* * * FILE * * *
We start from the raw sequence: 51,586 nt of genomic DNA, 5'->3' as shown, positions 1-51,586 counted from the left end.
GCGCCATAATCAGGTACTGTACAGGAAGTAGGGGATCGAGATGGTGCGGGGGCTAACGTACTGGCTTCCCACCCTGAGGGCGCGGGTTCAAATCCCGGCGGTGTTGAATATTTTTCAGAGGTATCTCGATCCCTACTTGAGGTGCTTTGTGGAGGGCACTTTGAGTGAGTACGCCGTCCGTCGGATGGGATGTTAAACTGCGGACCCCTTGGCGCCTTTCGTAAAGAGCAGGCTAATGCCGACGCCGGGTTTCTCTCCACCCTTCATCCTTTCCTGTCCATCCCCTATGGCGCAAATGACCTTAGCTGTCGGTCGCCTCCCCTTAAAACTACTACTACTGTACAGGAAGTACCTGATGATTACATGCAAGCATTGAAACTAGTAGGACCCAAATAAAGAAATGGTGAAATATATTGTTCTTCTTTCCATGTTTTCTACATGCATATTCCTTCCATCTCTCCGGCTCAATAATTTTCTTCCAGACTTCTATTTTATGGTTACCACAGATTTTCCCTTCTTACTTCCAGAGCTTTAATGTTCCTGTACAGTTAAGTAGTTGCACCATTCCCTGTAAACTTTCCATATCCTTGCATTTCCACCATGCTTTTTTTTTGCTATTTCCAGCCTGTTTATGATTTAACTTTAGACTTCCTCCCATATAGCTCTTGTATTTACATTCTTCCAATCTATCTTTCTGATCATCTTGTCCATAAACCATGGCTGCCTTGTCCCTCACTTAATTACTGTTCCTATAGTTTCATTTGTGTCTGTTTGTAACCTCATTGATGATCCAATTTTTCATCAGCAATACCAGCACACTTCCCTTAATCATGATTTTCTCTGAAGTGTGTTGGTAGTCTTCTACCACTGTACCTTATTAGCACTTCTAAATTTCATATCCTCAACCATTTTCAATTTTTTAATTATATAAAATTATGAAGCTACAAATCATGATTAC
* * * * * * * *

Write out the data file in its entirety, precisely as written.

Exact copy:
We start from the raw sequence: 51,586 nt of genomic DNA, 5'->3' as shown, positions 1-51,586 counted from the left end.
GCGCCATAATCAGGTACTGTACAGGAAGTAGGGGATCGAGATGGTGCGGGGGCTAACGTACTGGCTTCCCACCCTGAGGGCGCGGGTTCAAATCCCGGCGGTGTTGAATATTTTTCAGAGGTATCTCGATCCCTACTTGAGGTGCTTTGTGGAGGGCACTTTGAGTGAGTACGCCGTCCGTCGGATGGGATGTTAAACTGCGGACCCCTTGGCGCCTTTCGTAAAGAGCAGGCTAATGCCGACGCCGGGTTTCTCTCCACCCTTCATCCTTTCCTGTCCATCCCCTATGGCGCAAATGACCTTAGCTGTCGGTCGCCTCCCCTTAAAACTACTACTACTGTACAGGAAGTACCTGATGATTACATGCAAGCATTGAAACTAGTAGGACCCAAATAAAGAAATGGTGAAATATATTGTTCTTCTTTCCATGTTTTCTACATGCATATTCCTTCCATCTCTCCGGCTCAATAATTTTCTTCCAGACTTCTATTTTATGGTTACCACAGATTTTCCCTTCTTACTTCCAGAGCTTTAATGTTCCTGTACAGTTAAGTAGTTGCACCATTCCCTGTAAACTTTCCATATCCTTGCATTTCCACCATGCTTTTTTTTTGCTATTTCCAGCCTGTTTATGATTTAACTTTAGACTTCCTCCCATATAGCTCTTGTATTTACATTCTTCCAATCTATCTTTCTGATCATCTTGTCCATAAACCATGGCTGCCTTGTCCCTCACTTAATTACTGTTCCTATAGTTTCATTTGTGTCTGTTTGTAACCTCATTGATGATCCAATTTTTCATCAGCAATACCAGCACACTTCCCTTAATCATGATTTTCTCTGAAGTGTGTTGGTAGTCTTCTACCACTGTACCTTATTAGCACTTCTAAATTTCATATCCTCAACCATTTTCAATTTTTTAATTATATAAAATTATGAAGCTACAAATCATGATTAC